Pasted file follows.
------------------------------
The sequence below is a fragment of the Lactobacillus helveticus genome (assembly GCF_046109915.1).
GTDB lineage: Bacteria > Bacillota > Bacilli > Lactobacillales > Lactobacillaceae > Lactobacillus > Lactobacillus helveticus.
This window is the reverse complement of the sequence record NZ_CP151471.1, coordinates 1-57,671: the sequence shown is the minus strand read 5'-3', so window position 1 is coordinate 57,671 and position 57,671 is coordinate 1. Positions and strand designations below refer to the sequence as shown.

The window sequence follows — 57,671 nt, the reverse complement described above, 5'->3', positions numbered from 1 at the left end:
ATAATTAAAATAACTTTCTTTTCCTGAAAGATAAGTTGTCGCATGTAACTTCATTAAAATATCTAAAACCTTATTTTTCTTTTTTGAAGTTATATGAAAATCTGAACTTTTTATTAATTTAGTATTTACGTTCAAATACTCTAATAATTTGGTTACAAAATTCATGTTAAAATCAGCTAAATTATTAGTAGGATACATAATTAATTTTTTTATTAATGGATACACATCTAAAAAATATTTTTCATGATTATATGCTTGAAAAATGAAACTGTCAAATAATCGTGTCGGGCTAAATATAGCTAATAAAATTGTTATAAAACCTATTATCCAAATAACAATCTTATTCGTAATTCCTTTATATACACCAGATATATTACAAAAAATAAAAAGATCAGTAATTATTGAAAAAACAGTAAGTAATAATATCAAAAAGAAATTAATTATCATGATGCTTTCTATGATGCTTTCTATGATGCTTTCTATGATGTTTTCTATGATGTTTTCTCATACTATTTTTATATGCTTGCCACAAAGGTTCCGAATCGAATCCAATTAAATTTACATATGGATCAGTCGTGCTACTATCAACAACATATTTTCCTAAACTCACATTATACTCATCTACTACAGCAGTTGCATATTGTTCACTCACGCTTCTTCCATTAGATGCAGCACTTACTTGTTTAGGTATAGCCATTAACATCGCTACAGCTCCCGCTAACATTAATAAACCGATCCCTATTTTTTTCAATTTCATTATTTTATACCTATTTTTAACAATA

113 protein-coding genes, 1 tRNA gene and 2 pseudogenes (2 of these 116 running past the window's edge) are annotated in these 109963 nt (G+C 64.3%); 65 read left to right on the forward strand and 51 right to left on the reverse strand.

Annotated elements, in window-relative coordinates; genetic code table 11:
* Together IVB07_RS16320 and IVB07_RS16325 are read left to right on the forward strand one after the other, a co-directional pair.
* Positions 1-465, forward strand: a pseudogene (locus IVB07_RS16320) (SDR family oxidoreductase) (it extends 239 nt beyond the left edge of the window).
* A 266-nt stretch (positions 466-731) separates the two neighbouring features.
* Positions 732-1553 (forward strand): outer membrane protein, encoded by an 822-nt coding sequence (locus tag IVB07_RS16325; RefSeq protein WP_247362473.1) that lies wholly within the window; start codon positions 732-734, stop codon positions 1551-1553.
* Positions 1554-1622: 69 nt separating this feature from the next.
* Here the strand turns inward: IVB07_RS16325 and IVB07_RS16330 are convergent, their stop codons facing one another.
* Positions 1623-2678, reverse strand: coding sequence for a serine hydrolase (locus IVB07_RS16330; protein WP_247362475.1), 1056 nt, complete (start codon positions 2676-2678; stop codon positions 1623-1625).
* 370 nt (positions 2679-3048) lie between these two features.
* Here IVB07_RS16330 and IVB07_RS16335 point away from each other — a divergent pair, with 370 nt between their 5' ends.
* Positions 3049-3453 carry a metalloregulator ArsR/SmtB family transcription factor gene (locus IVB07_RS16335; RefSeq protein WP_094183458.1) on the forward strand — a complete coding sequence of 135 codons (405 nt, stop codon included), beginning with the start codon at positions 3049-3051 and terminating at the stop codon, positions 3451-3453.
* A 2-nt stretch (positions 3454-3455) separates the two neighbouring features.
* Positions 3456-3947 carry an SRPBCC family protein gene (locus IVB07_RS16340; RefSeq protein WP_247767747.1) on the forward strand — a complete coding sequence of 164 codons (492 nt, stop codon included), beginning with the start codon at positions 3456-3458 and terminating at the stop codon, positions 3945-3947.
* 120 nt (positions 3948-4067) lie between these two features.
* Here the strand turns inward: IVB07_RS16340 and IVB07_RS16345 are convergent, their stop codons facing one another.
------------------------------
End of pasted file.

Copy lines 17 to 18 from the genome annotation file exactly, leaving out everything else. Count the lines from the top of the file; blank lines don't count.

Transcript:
* Positions 3049-3453 carry a metalloregulator ArsR/SmtB family transcription factor gene (locus IVB07_RS16335; RefSeq protein WP_094183458.1) on the forward strand — a complete coding sequence of 135 codons (405 nt, stop codon included), beginning with the start codon at positions 3049-3051 and terminating at the stop codon, positions 3451-3453.
* A 2-nt stretch (positions 3454-3455) separates the two neighbouring features.